“Creative Empowerment”: Other Countries Collective and Black Gay AIDS Activism in New York City

Sunday, January 4, 2015: 12:30 PM
Midtown Suite (New York Hilton)
Darius Bost, San Francisco State University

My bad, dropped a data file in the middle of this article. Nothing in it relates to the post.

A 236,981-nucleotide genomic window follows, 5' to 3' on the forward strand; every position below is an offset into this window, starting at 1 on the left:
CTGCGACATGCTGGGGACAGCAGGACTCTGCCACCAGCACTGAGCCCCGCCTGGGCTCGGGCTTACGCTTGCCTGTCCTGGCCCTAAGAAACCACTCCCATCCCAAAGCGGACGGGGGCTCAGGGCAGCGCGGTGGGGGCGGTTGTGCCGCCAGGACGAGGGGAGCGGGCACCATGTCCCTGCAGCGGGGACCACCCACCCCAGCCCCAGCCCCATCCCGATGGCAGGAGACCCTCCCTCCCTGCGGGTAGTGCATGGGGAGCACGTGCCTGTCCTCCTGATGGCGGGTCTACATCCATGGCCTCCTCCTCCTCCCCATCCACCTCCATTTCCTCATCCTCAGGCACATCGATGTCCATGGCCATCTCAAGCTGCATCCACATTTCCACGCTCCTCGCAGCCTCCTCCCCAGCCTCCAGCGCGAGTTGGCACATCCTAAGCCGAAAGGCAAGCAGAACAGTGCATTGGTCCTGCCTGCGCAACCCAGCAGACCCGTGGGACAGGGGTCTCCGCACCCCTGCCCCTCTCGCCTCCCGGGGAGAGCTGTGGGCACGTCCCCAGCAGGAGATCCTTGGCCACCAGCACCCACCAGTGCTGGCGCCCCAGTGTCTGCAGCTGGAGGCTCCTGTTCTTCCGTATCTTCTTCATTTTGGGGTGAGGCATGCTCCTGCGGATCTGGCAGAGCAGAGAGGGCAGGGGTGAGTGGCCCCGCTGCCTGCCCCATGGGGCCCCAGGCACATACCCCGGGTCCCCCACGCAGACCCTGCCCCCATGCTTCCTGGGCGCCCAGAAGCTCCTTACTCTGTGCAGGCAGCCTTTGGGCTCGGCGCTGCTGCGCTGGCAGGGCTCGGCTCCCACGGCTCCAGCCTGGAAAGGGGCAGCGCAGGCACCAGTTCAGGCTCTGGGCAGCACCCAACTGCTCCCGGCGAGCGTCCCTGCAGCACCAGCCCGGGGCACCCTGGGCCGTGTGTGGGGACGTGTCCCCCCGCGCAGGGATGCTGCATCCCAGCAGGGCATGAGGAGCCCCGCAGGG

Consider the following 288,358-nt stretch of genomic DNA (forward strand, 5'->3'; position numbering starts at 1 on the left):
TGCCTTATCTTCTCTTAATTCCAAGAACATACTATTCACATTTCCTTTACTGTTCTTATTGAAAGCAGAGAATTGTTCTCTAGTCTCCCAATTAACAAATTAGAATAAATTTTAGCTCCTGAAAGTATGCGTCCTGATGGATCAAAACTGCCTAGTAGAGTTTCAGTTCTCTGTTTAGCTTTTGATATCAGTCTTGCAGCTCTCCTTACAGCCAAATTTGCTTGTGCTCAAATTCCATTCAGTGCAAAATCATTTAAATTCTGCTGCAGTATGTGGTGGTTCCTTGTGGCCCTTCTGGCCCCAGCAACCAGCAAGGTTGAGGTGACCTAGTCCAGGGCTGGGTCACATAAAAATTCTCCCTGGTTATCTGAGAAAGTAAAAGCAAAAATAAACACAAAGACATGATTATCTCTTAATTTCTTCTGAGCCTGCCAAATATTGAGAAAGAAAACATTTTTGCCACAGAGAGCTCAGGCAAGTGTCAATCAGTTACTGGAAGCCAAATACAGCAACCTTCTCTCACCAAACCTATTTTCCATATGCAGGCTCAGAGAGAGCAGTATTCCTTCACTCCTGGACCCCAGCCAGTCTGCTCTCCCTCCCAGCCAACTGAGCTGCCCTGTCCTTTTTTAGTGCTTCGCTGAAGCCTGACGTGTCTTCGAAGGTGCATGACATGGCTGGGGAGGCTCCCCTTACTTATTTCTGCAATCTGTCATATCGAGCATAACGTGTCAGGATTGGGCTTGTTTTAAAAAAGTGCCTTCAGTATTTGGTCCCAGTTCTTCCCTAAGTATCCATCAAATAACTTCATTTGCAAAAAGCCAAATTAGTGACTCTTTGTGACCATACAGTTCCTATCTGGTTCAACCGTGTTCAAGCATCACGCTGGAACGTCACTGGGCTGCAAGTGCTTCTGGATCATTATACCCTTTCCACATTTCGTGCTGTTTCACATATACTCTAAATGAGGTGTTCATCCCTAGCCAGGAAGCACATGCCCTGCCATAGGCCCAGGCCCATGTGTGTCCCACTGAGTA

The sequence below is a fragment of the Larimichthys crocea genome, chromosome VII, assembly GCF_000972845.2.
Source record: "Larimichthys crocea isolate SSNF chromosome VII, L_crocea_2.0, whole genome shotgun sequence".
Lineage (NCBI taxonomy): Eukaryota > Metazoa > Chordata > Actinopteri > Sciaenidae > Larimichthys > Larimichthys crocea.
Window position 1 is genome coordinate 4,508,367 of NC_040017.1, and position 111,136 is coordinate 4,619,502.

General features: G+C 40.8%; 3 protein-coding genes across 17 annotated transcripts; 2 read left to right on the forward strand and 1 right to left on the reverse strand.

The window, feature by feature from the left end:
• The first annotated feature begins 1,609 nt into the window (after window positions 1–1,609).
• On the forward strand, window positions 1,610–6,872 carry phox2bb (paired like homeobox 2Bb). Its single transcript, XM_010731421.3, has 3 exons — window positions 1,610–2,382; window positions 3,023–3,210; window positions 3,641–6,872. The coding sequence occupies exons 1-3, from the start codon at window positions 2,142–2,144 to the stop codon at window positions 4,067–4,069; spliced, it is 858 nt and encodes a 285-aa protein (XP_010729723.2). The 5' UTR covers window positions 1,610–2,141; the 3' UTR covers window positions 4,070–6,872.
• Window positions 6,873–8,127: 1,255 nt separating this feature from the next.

Since the onset of the epidemic in the U.S., black gay men have been disproportionately impacted by HIV/AIDS.  Yet their contributions to AIDS activism remain under-examined within LGBT historiography.  Part of the reason for their absence in the historical record is methodological, since certain black gay AIDS activist groups often took non-traditional forms, and took place within insular communities.  This paper looks at one non-traditional example of black gay anti-AIDS activism, New York City- based writer’s group, Other Countries Collective. Founded in 1986, Other Countries believed that cultural and intellectual activity had become a devalued aspect of gay liberation and radical AIDS activism. In light of this devaluation, Other Countries dedicated themselves to “creative empowerment” of black gay communities through poetry workshops, public performances and journal publications.  Furthermore, their marginalization as racial and sexual minorities, coupled with the traumatic impact of the HIV/AIDS in black gay communities, fostered their mission of developing, disseminating, and preserving the diverse cultural expressions of black gay men. Drawing on oral histories, archival material, and literary close readings, this paper explores how black gay literary and cultural production contributed to AIDS activism at the height of the epidemic in the U.S. In so doing, this paper also considers how literary and cultural studies might intervene in the field of LGBT history, more broadly.
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